The High Court rejects the ban on religious school support. How this affects Michigan.

There is nothing neutral about the Maine program,” Chief Justice John Roberts wrote in the majority decision. “The state pays tuition for some students in private schools – as long as the schools are not religious. This is discrimination against religion.


Justice Sonia Sotomayor, one of three dissenting liberal justices, warned that the conservative-dominated court had moved from past precedents that allowed “states to deny funding to religious organizations” to the court’s current position “which compels states in many circumstances to subsidize religious indoctrination”. with taxpayers’ money.

The details of the case relate to only a few thousand rural students who do not have access to a local public high school, which is not the norm in Michigan or most of the country. But the decision could affect as many as 37 states that have laws that currently allow state money to go to private and secular schools but prohibit the same type of funding for religious schools.

This is not the case in Michigan. Unlike Maine, Michigan’s constitution prohibits the use of public money for all private, religious and non-religious education. This is unlike many states that have so-called “Blaine Amendments” that explicitly prohibit public funding of religious schools.

Michigan voters rejected an effort to amend the state constitution in 2000 to allow the state to fund private schools. But the battle is far from over. A pro-school choice group backed by the DeVos family is collecting signatures for a petition that, if approved, would allow people to earn tax credits for donating to a scholarship fund. studies for students in public and private schools. Although it missed a key deadline to deliver signatures, the group hopes the legislature will pass the initiative anyway.

There is also an ongoing lawsuit challenging the 1970 state constitutional amendment against public funding of private education. The Mackinac Center Legal Foundation is one of two law firms representing plaintiffs in Michigan.

Michigan State University law professor Frank Ravitch said Tuesday that the state’s current constitutional amendment insulates Michigan from the immediate effects of the Supreme Court’s decision. But he noted that the High Court has aggressively expanded the place of religion in public life in recent years.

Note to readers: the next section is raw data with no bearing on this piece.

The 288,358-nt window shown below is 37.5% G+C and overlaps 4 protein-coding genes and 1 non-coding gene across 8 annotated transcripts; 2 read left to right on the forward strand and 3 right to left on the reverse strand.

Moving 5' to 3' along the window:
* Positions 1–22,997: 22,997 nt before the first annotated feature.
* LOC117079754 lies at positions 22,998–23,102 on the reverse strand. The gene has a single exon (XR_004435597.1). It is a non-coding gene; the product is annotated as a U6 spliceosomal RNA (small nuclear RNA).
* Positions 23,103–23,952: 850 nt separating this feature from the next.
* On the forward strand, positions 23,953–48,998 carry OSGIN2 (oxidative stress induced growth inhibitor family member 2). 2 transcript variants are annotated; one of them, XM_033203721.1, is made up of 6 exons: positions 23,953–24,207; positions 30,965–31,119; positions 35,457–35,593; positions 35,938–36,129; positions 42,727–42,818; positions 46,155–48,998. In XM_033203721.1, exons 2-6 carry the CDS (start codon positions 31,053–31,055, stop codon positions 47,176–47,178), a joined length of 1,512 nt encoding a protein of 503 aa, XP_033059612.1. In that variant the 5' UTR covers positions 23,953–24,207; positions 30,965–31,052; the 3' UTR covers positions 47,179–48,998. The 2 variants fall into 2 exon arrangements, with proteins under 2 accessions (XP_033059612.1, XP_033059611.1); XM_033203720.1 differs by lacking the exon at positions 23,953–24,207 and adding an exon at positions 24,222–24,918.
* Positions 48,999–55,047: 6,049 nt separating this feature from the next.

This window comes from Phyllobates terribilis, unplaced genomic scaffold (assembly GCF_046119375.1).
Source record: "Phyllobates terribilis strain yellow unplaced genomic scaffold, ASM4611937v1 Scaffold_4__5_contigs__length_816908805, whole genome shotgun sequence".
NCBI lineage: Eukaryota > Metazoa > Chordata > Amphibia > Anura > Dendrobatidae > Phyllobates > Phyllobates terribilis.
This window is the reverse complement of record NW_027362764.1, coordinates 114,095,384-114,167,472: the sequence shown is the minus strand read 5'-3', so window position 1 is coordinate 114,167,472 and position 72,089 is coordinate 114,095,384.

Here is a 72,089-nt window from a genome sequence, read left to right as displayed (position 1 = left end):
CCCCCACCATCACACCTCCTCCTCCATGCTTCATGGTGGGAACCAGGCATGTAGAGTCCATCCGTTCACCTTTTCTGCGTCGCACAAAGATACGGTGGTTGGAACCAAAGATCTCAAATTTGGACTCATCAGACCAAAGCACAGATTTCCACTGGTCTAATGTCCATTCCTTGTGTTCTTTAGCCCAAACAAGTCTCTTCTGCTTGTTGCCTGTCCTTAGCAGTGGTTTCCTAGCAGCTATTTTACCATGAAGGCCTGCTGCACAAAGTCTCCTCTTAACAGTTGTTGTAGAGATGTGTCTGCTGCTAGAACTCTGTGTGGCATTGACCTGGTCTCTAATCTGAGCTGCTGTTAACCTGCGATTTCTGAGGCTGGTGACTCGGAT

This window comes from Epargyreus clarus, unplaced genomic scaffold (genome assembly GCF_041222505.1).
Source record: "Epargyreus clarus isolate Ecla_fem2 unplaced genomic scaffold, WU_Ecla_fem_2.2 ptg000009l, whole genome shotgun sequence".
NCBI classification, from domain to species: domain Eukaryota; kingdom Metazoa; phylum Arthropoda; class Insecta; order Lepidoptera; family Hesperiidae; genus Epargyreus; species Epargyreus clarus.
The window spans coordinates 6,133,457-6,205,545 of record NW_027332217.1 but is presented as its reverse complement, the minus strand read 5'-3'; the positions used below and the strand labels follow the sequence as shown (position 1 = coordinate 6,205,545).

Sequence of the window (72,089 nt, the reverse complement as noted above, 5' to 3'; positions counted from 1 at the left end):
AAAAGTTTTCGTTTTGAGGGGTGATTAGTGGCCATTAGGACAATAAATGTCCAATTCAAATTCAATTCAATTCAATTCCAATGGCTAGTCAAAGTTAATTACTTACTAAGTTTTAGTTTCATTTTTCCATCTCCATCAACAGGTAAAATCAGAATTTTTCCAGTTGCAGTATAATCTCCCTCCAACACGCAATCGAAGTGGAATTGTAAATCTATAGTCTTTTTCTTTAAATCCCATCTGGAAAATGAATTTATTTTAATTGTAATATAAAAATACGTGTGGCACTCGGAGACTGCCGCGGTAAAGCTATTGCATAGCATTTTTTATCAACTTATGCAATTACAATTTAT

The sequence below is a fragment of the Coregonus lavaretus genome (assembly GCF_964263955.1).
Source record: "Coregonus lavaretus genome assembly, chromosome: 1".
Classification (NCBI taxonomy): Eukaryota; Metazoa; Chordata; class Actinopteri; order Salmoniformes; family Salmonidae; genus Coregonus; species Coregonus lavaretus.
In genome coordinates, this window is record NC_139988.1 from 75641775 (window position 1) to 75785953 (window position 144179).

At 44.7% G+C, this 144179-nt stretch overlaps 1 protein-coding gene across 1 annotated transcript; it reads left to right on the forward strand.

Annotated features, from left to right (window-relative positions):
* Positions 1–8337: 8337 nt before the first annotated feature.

“There are some serious divisive issues that could arise, but I think as long as Michigan maintains its current constitutional provision (prohibiting public funds for private schools), it should be fine. But the court expanded that doctrine so quickly and far that it’s hard to say with 100% certainty.

Ravitch noted that in 2020, the Supreme Court ruled in a Montana case that states cannot extend tax credits to private schools while excluding religious schools.

Tuesday’s ruling, he argued, extends the idea to “outright voucher programs.” Ravitch said it’s very possible taxpayers don’t want their tax dollars going to religious institutions they don’t agree with and schools that may discriminate against LGBTQ or other students. .

But Beth DeShone, advocacy director for the Great Lakes Education Project, a nonprofit that supports school choice, called the decision “a win for families,” although she agreed it won’t. There was no immediate impact for families in Michigan.

“It gives a lot of hope to families looking for options that can include religious schools,” DeShone said.

Patrick J. Wright, director of the Mackinac Center Legal Foundation and vice president of legal affairs for the Mackinac Center for Public Policy, said Tuesday the ruling could encourage religious school advocates to bring more cases to the U.S. Supreme Court. dominated by conservatives. expand access to public funding.

Wright is representing the Mackinac Center in several lawsuits involving school funding, one of which, Hile V. Michigan, is challenging the state’s decision to block families from using their 529 savings plans for school fees. education in private religious schools. This case, currently in federal court, could help open the door to more direct efforts to provide public funds to these schools.

Michigan Association of Christian Schools executive director Tim Schmig says the line of recent Supreme Court cases gives hope there will be more “parental access” to “their own taxpayer dollars.” to educate their children as they see fit, including in religious schools. Schmig said taxpayer funds should follow students rather than systems.

Similarly, Kristine Bowman, a professor of education law and policy at Michigan State University, said the decision opens the door to “greater privatization of elementary and secondary education.”

She said it could also lead to further questions about the role of religion in public schools. In the long run, she says she wonders if this decision will affect the court’s precedent on school prayer. The Supreme Court is expected to issue a separate opinion soon on such a case, involving a prayer led by coaches on a high school football field after a game.

Dan. Korobkin, legal director for the ACLU of Michigan, said Tuesday’s decision will likely bolster attacks by school choice forces on the state’s constitutional ban on private school funding.

“The political forces in Michigan who are trying to divert public taxpayers’ money to private schools now understand that if they can just get rid of Michigan’s constitutional restriction, nothing will stand in the way of the United States Supreme Court- United provide funding to religious schools,” he said.

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